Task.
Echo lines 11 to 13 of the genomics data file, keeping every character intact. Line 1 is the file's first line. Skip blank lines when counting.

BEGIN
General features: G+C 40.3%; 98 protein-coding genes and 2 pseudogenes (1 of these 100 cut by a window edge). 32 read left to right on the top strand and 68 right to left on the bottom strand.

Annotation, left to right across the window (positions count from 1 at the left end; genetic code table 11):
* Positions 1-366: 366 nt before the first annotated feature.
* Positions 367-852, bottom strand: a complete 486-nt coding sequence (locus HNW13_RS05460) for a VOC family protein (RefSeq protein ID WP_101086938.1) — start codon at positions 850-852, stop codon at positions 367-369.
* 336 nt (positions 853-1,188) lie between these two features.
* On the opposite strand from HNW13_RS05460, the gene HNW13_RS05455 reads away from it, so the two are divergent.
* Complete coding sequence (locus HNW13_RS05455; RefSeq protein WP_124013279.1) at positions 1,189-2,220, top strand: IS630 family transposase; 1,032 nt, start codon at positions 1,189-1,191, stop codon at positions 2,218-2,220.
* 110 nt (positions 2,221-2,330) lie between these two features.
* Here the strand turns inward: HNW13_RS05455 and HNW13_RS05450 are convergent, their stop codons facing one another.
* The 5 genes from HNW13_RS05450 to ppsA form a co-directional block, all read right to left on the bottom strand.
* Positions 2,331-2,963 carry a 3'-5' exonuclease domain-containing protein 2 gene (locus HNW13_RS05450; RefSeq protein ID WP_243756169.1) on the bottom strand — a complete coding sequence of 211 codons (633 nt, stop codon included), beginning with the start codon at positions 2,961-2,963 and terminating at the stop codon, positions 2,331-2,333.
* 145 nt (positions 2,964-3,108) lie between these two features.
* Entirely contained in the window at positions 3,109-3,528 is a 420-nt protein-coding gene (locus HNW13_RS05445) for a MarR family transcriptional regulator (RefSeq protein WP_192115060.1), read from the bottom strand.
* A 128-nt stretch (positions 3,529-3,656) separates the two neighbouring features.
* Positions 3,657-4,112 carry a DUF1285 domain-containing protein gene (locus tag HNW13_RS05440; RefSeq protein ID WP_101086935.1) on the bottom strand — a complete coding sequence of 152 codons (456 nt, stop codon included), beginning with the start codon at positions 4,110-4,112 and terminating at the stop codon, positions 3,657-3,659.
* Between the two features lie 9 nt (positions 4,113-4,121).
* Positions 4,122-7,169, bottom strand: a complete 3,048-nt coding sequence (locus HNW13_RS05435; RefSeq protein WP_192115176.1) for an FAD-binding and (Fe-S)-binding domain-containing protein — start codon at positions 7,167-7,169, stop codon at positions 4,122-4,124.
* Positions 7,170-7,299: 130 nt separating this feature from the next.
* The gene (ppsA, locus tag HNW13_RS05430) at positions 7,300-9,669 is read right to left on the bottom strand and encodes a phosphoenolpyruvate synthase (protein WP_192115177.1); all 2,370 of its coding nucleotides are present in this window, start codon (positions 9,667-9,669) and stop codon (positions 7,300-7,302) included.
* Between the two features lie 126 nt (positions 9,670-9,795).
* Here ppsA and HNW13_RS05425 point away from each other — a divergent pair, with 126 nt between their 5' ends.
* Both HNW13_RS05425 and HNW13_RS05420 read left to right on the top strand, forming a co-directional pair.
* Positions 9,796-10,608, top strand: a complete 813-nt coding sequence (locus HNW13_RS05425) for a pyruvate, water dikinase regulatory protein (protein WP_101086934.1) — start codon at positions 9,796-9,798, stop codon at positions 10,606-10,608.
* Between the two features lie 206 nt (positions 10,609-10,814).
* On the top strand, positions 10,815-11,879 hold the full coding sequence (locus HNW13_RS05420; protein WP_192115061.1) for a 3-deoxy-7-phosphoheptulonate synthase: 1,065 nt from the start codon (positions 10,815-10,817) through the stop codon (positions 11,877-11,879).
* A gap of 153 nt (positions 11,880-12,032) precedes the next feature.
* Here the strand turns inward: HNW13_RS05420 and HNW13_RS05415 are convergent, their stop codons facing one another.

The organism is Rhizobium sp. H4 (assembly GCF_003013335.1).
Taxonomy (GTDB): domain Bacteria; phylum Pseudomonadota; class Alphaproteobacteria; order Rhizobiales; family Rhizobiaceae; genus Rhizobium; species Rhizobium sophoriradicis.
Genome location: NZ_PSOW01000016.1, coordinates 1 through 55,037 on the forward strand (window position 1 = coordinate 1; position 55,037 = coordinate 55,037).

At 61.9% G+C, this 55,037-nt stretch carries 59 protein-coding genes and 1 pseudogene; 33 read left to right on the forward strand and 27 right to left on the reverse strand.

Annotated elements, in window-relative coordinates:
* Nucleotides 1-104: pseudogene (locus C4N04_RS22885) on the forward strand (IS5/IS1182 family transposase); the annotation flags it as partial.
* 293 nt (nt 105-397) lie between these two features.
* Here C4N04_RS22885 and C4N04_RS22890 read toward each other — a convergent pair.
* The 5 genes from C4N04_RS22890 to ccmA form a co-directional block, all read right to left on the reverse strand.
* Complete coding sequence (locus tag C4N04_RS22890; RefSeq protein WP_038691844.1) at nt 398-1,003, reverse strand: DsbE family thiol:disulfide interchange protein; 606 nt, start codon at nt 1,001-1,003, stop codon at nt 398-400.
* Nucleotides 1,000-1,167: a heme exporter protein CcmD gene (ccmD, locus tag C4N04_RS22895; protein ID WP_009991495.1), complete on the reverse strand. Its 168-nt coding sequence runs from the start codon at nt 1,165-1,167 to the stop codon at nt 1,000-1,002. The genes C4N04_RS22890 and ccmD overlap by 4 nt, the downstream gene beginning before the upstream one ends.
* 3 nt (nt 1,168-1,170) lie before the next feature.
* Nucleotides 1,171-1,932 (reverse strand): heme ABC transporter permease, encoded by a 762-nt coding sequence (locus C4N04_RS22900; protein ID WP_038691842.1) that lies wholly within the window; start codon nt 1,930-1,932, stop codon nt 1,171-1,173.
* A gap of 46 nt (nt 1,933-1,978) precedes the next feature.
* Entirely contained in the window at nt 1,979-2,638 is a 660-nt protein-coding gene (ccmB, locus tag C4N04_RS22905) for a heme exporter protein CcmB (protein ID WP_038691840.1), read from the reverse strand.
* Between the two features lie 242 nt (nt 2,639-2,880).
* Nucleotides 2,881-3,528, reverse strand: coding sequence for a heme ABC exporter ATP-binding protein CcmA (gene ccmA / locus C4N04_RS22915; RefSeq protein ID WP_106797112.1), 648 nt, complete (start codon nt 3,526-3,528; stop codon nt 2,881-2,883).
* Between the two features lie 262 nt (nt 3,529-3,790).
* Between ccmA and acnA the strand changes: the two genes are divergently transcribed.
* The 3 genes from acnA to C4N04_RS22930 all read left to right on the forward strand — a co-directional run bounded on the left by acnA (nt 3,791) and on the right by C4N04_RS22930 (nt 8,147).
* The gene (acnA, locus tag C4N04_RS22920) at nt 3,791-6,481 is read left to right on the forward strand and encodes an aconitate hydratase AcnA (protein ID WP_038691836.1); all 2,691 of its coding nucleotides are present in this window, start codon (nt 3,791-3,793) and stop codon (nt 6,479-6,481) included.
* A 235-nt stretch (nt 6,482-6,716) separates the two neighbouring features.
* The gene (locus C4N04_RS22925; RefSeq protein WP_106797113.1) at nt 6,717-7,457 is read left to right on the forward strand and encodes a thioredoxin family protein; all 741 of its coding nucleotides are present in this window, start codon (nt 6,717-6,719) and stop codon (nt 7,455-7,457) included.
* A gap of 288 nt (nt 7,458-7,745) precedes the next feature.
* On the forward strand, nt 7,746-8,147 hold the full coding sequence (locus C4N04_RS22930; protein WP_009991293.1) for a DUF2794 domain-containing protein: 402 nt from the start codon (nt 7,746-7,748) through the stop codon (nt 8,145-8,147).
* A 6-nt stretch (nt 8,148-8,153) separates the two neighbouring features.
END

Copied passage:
* Positions 2,331-2,963 carry a 3'-5' exonuclease domain-containing protein 2 gene (locus HNW13_RS05450; RefSeq protein ID WP_243756169.1) on the bottom strand — a complete coding sequence of 211 codons (633 nt, stop codon included), beginning with the start codon at positions 2,961-2,963 and terminating at the stop codon, positions 2,331-2,333.
* 145 nt (positions 2,964-3,108) lie between these two features.
* Entirely contained in the window at positions 3,109-3,528 is a 420-nt protein-coding gene (locus HNW13_RS05445) for a MarR family transcriptional regulator (RefSeq protein WP_192115060.1), read from the bottom strand.